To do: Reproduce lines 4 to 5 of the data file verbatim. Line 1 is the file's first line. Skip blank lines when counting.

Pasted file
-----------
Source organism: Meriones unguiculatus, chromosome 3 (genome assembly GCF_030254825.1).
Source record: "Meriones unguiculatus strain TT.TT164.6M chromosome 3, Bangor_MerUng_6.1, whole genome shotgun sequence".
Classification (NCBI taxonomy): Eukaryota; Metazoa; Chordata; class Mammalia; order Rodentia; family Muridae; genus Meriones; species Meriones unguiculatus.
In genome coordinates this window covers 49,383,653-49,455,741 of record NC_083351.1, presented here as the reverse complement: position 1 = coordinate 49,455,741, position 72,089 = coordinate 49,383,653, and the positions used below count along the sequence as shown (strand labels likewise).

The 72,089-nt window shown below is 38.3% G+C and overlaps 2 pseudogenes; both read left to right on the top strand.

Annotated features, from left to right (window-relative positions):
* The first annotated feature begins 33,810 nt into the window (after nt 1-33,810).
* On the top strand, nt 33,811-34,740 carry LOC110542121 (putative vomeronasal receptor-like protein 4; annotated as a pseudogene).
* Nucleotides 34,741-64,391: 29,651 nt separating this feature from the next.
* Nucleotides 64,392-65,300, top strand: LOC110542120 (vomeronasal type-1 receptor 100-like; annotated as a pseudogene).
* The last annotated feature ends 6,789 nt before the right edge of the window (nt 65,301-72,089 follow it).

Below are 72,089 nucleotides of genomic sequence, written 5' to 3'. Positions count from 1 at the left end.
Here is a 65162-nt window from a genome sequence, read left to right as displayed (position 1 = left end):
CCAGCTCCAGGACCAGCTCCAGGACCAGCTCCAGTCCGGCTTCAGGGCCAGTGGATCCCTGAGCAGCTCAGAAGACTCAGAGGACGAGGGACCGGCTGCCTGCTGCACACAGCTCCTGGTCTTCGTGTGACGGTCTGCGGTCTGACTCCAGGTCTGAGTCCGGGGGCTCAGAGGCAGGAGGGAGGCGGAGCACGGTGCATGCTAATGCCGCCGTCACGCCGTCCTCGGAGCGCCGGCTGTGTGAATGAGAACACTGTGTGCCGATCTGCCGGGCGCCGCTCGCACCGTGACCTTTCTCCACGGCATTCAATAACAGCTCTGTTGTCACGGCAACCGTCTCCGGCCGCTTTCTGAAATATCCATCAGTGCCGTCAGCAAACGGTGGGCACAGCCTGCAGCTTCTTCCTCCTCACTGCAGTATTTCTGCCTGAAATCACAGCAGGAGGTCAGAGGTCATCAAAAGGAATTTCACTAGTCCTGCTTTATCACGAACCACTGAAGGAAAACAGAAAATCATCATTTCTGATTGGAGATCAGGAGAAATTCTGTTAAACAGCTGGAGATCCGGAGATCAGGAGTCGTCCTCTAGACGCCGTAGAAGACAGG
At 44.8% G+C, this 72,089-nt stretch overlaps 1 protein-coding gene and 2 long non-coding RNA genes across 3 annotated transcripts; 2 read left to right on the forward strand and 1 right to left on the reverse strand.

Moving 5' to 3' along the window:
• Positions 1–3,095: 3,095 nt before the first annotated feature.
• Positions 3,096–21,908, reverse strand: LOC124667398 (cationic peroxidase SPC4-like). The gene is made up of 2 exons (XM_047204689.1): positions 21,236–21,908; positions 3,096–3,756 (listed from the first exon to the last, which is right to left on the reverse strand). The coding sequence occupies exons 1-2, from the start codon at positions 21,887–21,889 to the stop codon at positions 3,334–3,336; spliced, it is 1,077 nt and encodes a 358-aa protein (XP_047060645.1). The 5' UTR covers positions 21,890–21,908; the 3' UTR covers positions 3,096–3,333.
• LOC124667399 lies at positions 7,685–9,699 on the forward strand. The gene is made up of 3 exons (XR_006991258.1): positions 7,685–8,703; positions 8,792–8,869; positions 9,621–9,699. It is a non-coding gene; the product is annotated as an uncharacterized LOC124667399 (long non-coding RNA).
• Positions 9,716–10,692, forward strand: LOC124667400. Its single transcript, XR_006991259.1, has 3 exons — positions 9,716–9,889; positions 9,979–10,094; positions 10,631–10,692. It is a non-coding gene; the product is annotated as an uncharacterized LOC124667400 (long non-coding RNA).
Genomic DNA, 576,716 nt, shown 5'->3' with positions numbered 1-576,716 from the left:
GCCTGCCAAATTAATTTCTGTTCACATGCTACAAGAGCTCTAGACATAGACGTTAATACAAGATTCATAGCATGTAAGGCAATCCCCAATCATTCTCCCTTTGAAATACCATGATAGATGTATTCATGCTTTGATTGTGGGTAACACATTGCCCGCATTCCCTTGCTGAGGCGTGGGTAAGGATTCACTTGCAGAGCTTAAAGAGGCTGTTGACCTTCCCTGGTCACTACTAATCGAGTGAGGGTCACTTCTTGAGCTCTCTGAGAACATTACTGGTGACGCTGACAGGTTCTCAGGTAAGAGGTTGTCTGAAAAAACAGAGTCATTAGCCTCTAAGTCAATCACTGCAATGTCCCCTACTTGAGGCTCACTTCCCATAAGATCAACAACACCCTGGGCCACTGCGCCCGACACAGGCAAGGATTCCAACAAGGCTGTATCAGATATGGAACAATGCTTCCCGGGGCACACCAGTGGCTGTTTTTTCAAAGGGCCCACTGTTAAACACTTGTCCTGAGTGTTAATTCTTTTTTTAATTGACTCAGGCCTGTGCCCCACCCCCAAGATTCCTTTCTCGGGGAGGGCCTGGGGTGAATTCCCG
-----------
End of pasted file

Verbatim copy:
In genome coordinates this window covers 49,383,653-49,455,741 of record NC_083351.1, presented here as the reverse complement: position 1 = coordinate 49,455,741, position 72,089 = coordinate 49,383,653, and the positions used below count along the sequence as shown (strand labels likewise).

The 72,089-nt window shown below is 38.3% G+C and overlaps 2 pseudogenes; both read left to right on the top strand.